Animation and what Happened to Anthropomorphism?

© Donald Richardson, February, 2007

 

The current screening of the film, Miss Potter, a study of the life and work of the English writer and illustrator, Beatrix Potter (1866-1943), together with the staging in Sydney of the Snuglepot and Cuddlepie musical, which is based on the work of Australian writer and illustrator May Gibbs (1877-1969), raise the issue of the phenomenon of anthropomorphism in art. Both these artists wrote about, and illustrated graphically, the adventures of certain animals as if they were human - with the ability to plan their actions, to reflect on them and to discuss them, in English.

Potter's books on the likes of Peter Rabbit and Miss Twiggy Winkle were published from the early years of the twentieth century and Gibbs' books first appeared in the decades after the First World War. Many living Australian adults were 'brought up' on them. In anthropomorphizing their animal characters, Potter and Gibbs adumbrated what has become perhaps the dominant genre of the motion-picture industry - animation.

They were participants in an aspect of the artistic and literary zeitgeist of the turn of the century that started in 1865 with the illustrations by John Tenniel for Lewis Carroll's Alice books and, two years later, Edward Lear's The Owl and the Pussycat. In 1918, Norman Lindsay's much-admired The Magic Pudding was published and both he and his brother, Lionel, drew cartoons of anthropomorphized koalas (as symbols for ingenuous Ozzies) in the 1920s. Ernest Shepard's illustrations for AA Milne's Winnie the Pooh appeared in 1926 and those for Kenneth Graham's Wind in the Willows in 1931.

While the illustrators of the earlier works were restricted by the hand-engraving process, the two last authors had the advantage of the invention of the photographic line-block, by which black-and-white pen-and-ink drawings could be transferred mechanically to the press.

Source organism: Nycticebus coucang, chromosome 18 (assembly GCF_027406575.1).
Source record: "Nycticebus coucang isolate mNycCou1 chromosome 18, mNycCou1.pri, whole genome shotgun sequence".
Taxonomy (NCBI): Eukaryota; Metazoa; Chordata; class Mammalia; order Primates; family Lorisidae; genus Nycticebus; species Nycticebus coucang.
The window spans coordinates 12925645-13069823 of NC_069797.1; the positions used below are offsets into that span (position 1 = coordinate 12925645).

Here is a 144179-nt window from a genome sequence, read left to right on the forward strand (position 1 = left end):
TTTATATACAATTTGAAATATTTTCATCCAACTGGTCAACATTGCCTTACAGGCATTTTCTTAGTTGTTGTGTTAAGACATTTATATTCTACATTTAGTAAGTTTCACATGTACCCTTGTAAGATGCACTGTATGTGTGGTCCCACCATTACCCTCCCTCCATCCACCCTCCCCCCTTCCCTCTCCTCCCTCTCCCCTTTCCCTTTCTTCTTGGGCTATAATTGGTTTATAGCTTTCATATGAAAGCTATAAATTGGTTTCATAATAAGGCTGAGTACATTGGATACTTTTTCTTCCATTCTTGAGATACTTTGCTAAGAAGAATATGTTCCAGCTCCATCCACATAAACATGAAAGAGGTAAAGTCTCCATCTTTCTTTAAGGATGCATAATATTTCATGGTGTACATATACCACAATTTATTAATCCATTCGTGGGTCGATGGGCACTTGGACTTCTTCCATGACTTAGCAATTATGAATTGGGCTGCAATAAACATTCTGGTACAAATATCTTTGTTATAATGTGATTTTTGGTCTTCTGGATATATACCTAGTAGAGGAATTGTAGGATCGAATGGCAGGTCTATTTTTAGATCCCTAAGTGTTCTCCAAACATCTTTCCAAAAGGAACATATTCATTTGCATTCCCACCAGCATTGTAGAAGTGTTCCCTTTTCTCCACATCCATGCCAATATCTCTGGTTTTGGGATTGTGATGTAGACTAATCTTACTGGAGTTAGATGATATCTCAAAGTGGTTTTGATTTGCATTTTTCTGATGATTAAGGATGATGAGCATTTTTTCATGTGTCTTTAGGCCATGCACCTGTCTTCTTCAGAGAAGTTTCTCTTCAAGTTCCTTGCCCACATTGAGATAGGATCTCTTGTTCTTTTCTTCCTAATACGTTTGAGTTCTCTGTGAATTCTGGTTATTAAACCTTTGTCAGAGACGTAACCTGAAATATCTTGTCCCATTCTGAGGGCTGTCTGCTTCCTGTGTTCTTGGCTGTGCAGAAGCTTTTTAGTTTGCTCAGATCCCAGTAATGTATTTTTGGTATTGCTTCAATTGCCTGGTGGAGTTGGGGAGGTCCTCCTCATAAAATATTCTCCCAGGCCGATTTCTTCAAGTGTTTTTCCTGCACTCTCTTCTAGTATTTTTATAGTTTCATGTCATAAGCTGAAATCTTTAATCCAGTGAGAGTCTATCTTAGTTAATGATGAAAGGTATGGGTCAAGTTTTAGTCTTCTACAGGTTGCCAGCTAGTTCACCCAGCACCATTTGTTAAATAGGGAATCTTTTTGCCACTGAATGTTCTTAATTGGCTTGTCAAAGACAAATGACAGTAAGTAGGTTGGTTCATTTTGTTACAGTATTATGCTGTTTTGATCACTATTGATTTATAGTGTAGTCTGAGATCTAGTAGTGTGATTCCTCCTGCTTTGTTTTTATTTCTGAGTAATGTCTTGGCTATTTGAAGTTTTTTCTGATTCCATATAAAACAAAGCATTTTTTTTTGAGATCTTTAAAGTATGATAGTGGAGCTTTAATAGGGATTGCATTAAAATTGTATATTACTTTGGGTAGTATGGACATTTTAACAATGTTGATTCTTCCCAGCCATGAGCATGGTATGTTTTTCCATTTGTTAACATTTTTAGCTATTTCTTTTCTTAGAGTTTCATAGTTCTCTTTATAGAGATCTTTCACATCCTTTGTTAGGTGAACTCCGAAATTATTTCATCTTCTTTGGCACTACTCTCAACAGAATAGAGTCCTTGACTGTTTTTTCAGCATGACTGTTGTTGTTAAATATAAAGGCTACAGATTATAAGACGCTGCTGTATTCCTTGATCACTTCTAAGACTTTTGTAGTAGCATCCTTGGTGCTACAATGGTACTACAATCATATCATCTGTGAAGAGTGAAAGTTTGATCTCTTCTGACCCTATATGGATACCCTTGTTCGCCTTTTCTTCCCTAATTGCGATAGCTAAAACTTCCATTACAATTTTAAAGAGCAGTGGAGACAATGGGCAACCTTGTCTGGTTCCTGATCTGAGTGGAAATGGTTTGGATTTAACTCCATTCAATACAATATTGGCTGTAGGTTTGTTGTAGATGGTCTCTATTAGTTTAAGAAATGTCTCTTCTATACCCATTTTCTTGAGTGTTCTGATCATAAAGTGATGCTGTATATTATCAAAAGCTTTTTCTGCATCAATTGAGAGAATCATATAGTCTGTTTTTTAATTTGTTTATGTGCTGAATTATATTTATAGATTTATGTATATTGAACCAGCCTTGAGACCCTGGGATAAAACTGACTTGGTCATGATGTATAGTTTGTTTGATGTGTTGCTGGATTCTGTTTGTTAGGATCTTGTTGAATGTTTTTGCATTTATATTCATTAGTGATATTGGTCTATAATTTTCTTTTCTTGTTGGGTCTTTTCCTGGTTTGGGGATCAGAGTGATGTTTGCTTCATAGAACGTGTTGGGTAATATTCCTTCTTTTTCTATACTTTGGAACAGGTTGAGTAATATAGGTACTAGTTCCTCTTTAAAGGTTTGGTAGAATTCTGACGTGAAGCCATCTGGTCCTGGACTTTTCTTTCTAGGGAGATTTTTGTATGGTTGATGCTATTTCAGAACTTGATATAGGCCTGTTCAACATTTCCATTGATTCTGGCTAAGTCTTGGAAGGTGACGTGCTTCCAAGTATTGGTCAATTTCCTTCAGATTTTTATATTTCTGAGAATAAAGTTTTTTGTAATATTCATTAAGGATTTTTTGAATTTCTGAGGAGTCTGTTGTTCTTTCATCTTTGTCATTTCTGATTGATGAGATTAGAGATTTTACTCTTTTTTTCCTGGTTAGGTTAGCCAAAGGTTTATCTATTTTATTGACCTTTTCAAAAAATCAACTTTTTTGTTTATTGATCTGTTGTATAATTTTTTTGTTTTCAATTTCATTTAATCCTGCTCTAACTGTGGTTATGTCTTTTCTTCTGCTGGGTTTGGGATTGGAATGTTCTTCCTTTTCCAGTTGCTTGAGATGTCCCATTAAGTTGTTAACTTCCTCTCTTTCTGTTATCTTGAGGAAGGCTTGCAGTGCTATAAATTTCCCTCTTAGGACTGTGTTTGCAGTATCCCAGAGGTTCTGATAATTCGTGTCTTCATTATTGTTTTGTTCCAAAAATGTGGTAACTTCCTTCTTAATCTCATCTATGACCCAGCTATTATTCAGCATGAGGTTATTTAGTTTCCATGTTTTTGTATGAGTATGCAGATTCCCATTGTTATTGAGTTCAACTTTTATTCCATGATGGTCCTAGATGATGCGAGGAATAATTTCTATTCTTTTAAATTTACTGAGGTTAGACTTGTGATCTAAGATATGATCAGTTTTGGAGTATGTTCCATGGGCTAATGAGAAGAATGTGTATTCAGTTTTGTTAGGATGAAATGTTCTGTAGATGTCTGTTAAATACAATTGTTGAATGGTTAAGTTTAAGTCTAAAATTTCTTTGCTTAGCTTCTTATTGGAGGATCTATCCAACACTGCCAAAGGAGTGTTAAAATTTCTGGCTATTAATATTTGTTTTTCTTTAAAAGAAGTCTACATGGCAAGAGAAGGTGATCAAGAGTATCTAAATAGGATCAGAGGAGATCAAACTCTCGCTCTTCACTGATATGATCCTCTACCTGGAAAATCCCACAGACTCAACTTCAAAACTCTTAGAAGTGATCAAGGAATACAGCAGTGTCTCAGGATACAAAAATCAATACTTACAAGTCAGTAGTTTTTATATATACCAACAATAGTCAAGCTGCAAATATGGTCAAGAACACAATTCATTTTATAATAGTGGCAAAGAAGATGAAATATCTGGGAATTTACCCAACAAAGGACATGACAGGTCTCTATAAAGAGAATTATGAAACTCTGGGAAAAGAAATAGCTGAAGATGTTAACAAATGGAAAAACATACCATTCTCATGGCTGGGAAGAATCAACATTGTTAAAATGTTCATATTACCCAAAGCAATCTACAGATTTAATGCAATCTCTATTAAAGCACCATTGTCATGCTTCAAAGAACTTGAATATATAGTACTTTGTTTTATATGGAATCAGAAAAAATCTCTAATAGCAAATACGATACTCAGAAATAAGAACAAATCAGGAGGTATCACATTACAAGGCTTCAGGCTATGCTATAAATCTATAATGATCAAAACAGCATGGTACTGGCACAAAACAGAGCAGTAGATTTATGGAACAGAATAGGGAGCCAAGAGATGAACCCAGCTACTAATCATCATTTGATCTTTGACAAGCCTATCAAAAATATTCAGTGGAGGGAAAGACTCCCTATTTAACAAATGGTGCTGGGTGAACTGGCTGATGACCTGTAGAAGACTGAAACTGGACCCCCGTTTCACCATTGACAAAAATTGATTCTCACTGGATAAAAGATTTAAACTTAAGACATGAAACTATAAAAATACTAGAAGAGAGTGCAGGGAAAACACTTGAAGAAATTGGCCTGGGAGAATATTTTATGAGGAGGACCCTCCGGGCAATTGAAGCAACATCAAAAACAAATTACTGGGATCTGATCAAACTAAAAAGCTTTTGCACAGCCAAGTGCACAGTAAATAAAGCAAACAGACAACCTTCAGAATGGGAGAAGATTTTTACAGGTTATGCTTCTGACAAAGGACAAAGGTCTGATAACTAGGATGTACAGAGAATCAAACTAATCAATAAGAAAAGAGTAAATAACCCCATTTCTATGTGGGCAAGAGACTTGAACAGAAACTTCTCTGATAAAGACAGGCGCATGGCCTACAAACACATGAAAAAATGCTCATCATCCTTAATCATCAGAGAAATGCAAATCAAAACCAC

Why did the public embrace this genre so willingly? And why has the animation movement developed so successfully? Undoubtedly, humans have an innate ability to empathize with non-human things. This is not only why we invoke 'Hughie' to send us rain, keep animals as surrogate children, give proper names to our vehicles and enjoin the oven to heat faster, but it also is the reductio ad absurdum of Romantic art - the most maudlin expression of which must be Sir Edwin Landseer's painting, Monarch of the Glen (1851), which depicts a magnificent buck deer as 'emperor' of all he surveys.

The psychological explanation - as the Oxford Companion to the Mind tells us - is that the human brain has 'a general structural similarity with the brains of other vertebrates', and so 'we might expect similarities in behaviour' between humans and other animals. 'The main difference, of course', the Oxford Companion to the Mind adds, 'lies in the complexity of human language'. This has necessitated that cartoonists, illustrators and animators develop the 'speech-bubble' in the graphic form and voice synchronisation in animated films. Thus, anthropomorphic entertainment is accomplished and validated. It is a total fiction, of course, but - because it has become so omnipresent in the entertainment industry and is so convincingly hyped - is rarely recognised as such.

When, in 1919, Australian cartoonist, Pat Sullivan (1885-1933), turned his comic character, Felix the Cat, into an animated film, he stylised the form of his feline into simplified line-drawings. This transformed the gentle, humane anthropomorphism of Gibbs and Potter into something less sensitive and graceful: facial expressions and bodily movements were both condensed and amplified and - thus - made more potent. Everything extraneous was eliminated - details of clothing, even most of the background. Heads, and the eyes in them, were enlarged so that expressions - which were confined to the grossest - would be conveyed to even the least intelligent and most inattentive. Mouths were reduced to upwardly - or downwardly - curving arcs, or studded with greedy, or angry, teeth.